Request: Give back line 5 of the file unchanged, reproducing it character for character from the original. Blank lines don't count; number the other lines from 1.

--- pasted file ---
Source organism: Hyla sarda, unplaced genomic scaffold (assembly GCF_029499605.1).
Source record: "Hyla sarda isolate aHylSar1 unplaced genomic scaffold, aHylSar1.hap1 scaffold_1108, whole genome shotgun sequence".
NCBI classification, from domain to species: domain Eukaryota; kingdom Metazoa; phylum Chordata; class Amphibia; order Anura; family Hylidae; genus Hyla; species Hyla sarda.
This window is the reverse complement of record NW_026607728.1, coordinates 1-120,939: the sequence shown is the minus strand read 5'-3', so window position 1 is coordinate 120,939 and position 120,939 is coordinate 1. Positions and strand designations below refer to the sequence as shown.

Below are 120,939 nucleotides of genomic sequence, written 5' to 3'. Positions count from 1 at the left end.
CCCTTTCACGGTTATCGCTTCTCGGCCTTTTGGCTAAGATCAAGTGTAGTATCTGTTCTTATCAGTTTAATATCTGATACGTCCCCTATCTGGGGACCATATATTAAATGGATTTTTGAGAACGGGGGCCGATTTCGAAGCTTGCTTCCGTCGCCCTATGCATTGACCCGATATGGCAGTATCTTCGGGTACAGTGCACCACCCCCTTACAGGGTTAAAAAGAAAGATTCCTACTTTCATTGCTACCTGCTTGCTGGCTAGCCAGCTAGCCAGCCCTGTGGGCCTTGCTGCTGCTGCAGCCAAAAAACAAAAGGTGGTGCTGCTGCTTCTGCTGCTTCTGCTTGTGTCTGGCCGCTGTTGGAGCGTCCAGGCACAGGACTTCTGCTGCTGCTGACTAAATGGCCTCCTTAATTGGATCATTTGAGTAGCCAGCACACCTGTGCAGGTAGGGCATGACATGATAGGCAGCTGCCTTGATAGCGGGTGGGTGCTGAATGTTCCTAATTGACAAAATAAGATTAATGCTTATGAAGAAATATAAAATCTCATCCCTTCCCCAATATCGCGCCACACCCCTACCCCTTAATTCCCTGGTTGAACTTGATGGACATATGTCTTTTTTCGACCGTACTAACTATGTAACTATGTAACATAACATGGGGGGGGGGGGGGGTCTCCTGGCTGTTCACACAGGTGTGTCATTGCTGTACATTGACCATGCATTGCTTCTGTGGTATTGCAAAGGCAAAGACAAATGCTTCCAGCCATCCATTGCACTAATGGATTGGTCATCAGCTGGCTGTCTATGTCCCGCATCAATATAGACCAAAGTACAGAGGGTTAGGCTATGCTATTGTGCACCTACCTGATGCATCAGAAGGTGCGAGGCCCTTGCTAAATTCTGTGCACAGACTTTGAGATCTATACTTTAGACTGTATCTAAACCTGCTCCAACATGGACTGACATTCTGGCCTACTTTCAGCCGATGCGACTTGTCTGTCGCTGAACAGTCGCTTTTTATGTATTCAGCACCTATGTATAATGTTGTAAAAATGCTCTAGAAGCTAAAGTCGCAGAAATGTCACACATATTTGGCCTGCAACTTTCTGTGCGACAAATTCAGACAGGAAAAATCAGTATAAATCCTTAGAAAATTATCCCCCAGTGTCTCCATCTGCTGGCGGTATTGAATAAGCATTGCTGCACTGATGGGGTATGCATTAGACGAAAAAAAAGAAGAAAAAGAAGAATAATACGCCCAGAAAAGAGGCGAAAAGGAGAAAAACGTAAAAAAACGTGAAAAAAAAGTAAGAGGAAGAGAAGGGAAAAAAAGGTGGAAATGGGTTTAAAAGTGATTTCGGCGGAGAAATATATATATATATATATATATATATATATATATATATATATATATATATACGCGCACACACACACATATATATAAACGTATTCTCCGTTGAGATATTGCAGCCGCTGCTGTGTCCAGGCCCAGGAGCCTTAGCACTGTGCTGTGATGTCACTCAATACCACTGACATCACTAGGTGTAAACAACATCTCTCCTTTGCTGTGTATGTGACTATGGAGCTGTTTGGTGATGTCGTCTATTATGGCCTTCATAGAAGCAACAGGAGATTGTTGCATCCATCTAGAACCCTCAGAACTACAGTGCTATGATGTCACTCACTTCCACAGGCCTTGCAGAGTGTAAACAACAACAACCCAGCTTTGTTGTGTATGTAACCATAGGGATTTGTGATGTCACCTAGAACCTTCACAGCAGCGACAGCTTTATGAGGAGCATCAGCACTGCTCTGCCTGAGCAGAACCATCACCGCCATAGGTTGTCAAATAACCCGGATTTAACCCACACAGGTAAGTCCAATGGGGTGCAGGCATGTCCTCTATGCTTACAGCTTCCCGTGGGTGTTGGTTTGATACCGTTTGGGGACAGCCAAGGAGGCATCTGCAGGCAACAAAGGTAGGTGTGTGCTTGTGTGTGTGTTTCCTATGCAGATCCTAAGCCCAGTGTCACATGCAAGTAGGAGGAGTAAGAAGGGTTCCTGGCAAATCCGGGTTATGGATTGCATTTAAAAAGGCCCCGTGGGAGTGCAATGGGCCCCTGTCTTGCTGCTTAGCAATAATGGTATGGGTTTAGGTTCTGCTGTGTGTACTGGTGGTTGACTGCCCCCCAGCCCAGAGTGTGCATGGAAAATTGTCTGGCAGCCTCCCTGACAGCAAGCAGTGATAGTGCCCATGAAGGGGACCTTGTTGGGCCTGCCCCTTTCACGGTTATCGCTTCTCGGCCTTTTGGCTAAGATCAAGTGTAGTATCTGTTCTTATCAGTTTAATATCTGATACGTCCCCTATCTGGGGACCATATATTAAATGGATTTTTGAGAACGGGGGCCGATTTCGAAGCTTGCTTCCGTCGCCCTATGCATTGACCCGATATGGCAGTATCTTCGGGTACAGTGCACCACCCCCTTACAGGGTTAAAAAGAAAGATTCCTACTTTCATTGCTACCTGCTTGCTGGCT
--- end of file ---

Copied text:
Below are 120,939 nucleotides of genomic sequence, written 5' to 3'. Positions count from 1 at the left end.